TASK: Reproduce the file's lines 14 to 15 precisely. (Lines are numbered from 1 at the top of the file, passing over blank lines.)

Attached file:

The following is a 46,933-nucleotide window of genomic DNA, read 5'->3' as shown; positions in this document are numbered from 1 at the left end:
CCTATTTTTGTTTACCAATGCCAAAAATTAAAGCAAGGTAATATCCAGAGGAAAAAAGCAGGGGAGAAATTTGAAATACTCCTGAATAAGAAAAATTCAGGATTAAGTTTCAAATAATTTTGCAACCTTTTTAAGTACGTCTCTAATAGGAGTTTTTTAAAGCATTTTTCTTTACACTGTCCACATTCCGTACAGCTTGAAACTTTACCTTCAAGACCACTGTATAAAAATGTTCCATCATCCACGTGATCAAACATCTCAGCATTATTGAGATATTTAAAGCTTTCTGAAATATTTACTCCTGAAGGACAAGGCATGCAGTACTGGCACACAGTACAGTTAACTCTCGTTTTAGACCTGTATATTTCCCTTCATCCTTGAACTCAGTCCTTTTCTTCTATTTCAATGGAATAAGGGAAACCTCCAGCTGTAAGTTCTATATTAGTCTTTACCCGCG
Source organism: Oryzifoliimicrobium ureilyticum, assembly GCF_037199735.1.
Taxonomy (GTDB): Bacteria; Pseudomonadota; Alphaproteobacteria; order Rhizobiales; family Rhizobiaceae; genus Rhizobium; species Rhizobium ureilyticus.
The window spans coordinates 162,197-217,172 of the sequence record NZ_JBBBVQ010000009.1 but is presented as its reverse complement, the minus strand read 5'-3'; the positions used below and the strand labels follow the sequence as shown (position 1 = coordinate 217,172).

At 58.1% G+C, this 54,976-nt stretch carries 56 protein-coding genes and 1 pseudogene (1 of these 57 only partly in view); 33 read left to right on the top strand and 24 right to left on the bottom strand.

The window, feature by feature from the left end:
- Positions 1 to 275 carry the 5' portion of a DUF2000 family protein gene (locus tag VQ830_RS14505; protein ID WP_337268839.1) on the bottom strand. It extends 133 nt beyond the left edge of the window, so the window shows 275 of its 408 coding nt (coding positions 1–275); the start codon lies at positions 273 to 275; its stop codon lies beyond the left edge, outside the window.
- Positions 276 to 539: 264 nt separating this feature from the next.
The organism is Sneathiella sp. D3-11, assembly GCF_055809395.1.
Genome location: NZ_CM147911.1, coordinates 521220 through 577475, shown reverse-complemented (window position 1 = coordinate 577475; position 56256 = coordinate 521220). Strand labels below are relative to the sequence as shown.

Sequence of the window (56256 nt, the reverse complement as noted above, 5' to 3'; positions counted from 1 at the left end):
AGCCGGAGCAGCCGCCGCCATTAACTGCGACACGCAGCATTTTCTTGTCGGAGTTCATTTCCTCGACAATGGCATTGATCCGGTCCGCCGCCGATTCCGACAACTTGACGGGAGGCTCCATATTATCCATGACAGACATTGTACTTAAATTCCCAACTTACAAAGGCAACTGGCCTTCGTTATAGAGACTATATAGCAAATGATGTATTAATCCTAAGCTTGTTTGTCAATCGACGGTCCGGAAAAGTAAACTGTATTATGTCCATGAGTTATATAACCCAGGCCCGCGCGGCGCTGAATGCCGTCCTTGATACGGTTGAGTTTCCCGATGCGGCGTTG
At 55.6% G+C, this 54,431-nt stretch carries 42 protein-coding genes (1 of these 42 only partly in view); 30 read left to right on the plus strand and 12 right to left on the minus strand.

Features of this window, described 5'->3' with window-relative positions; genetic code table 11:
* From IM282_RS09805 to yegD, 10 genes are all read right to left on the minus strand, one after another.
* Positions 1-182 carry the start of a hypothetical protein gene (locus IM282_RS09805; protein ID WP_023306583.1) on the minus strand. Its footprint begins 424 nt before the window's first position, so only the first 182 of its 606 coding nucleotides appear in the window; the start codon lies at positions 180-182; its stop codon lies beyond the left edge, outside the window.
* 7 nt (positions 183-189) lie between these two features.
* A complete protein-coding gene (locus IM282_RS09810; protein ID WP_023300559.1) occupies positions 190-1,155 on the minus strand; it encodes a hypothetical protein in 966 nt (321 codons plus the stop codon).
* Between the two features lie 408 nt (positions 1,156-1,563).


At 55.6% G+C, this 54,431-nt stretch carries 42 protein-coding genes (1 of these 42 only partly in view); 30 read left to right on the plus strand and 12 right to left on the minus strand.

Features of this window, described 5'->3' with window-relative positions; genetic code table 11: